Macrophage activation by polysaccharide biological response
modifier isolated from Aloe vera L. var. chinensis (Haw.) Berg.
C. Liua,1, M.Y.K. Leungb,1, J.C.M. Koona, L.F. Zhuc, Y.Z. Huid,
B. Yud, K.P. Funga,b,⁎
aDepartment of Biochemistry, The Chinese University of Hong Kong, Shatin, N.T., Hong Kong SAR, People's Republic of China
bInstitute of Chinese Medicine, The Chinese University of Hong Kong, Shatin, N.T., Hong Kong SAR, People's Republic of China
cSouth China Institute of Botany, Chinese Academy of Sciences, Guangzhou, People's Republic of China
dShanghai Institute of Organic Chemistry, Chinese Academy of Sciences, Shanghai, People's Republic of China
Received 1 February 2006; received in revised form 25 April 2006; accepted 25 April 2006
A mannose-rich polysaccharide biological response modifier (BRM), derived from Aloe vera L. var. chinensis (Haw.) Berg.,
was demonstrated to be a potent murine B- and T-cell stimulator in our previous study. We here report the stimulatory activity of
PAC-I on murine peritoneal macrophage. The polysaccharide when injected into mice enhanced the migration of macrophages to
the peritoneal cavity. Peritoneal macrophage when treated by PAC-I in vitro had increased expression of MHC-II and FcγR, and
enhanced endocytosis, phagocytosis, nitric oxide production, TNF-α secretion and tumor cell cytotoxicity. The administration of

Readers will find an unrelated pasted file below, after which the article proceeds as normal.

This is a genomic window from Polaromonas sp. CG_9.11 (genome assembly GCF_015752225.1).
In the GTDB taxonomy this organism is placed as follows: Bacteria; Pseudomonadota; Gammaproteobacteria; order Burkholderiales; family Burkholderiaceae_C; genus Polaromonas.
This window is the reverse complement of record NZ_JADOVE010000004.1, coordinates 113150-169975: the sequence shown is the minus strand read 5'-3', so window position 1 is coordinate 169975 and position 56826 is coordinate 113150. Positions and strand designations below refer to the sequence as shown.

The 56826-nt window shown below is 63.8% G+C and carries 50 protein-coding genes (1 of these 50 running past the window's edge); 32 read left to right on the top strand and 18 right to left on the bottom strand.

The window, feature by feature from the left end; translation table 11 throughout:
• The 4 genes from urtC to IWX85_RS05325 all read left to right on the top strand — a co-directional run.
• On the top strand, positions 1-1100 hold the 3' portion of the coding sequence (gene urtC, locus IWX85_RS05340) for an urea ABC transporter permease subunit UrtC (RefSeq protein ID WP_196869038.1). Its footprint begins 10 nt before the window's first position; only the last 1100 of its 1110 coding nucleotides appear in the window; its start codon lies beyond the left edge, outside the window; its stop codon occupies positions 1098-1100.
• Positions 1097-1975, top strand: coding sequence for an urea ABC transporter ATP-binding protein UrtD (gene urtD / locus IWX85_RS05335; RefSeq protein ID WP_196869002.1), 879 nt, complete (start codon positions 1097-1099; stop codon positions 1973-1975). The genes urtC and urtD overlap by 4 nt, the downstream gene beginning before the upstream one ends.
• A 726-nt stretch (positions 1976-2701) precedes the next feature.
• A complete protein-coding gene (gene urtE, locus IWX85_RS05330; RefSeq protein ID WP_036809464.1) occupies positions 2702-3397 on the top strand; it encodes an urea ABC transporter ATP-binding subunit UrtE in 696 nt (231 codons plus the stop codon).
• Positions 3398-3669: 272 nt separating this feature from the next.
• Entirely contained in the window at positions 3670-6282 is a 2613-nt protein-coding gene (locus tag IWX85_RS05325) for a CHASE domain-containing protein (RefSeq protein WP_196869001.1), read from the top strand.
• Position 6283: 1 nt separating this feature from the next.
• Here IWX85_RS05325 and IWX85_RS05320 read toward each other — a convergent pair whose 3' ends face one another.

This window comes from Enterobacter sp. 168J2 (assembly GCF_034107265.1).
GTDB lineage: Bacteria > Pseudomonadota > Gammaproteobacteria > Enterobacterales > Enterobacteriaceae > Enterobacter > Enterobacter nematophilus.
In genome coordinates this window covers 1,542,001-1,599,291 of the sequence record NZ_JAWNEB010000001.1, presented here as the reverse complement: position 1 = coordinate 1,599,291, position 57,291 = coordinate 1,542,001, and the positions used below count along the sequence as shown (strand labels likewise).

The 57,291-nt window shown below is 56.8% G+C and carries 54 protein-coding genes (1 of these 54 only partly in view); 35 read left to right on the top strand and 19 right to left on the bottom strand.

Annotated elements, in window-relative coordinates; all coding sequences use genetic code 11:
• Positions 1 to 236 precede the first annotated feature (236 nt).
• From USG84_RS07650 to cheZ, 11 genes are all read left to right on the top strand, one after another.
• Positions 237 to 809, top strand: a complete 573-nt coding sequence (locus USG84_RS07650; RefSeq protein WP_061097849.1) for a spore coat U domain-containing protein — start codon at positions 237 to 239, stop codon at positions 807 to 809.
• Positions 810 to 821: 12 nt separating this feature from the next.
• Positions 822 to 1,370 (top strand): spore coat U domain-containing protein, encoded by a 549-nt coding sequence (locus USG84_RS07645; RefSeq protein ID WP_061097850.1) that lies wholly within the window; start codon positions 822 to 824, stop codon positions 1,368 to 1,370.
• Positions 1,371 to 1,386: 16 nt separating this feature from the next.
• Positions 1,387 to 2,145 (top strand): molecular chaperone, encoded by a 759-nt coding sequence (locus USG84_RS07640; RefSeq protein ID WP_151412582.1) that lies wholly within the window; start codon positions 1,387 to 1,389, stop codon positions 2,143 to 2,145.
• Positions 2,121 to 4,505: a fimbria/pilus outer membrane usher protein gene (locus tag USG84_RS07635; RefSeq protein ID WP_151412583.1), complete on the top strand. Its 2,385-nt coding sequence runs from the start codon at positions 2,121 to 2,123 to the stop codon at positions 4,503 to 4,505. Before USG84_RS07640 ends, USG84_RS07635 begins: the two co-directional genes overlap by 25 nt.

PAC-I into allogeneic ICR mice stimulated systemic TNF-α production in a dose-dependent manner and prolonged the survival of
tumor-bearing mice. PAC-I is thus a potent stimulator of murine macrophage and the in vitro observed tumoricidal properties of
activated macrophage might account for the in vivo antitumor properties of PAC-I. Our research findings may have therapeutic
implications in tumor immunotherapy.
© 2006 Elsevier B.V. All rights reserved.
Keywords: Polysaccharides; Biological response modifier; Aloe vera; Macrophage
Macrophage, which plays a central role in immune
defence mechanism, is one of the research foci of the
immunology community. The phenotype and function
of macrophage are heterogeneous. The progenitor of
macrophage is pluripotent haematopoietic stem cell in
bone marrow, which passes through the monoblast and
promonocyte state to monocytes. Monocytes, entered
blood circulation as quiescent cells, inhabit different
tissues and further differentiate into tissue resident
macrophages such as Kupffer cells in liver ,
alveolar macrophages in lungs , dendritic cells in
lymphoid tissue , osteoclasts in bone  and
microglia in central nervous system . The role of
macrophage in immunity is versatile. Activated
macrophage can act as accessory cells/antigen present-
ing cells (APCs) and sources of cytokines for the
activation of other immune effector cells [6,7]. As